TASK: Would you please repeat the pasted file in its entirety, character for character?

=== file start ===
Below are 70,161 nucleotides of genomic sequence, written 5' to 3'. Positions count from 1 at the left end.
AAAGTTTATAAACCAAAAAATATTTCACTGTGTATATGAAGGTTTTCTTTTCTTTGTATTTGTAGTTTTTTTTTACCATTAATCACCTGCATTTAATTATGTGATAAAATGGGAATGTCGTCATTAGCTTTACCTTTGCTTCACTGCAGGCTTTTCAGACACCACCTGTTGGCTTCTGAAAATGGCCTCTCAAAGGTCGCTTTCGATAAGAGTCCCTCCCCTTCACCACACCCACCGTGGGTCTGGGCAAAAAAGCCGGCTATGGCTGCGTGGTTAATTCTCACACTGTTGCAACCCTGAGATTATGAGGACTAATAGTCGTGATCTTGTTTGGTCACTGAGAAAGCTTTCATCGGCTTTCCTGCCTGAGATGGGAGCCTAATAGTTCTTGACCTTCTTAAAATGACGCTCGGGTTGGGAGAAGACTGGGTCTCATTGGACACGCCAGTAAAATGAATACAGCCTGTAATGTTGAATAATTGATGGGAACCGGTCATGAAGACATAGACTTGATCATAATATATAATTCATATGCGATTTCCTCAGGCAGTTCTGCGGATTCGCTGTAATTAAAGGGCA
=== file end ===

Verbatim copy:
Below are 70,161 nucleotides of genomic sequence, written 5' to 3'. Positions count from 1 at the left end.
AAAGTTTATAAACCAAAAAATATTTCACTGTGTATATGAAGGTTTTCTTTTCTTTGTATTTGTAGTTTTTTTTTACCATTAATCACCTGCATTTAATTATGTGATAAAATGGGAATGTCGTCATTAGCTTTACCTTTGCTTCACTGCAGGCTTTTCAGACACCACCTGTTGGCTTCTGAAAATGGCCTCTCAAAGGTCGCTTTCGATAAGAGTCCCTCCCCTTCACCACACCCACCGTGGGTCTGGGCAAAAAAGCCGGCTATGGCTGCGTGGTTAATTCTCACACTGTTGCAACCCTGAGATTATGAGGACTAATAGTCGTGATCTTGTTTGGTCACTGAGAAAGCTTTCATCGGCTTTCCTGCCTGAGATGGGAGCCTAATAGTTCTTGACCTTCTTAAAATGACGCTCGGGTTGGGAGAAGACTGGGTCTCATTGGACACGCCAGTAAAATGAATACAGCCTGTAATGTTGAATAATTGATGGGAACCGGTCATGAAGACATAGACTTGATCATAATATATAATTCATATGCGATTTCCTCAGGCAGTTCTGCGGATTCGCTGTAATTAAAGGGCA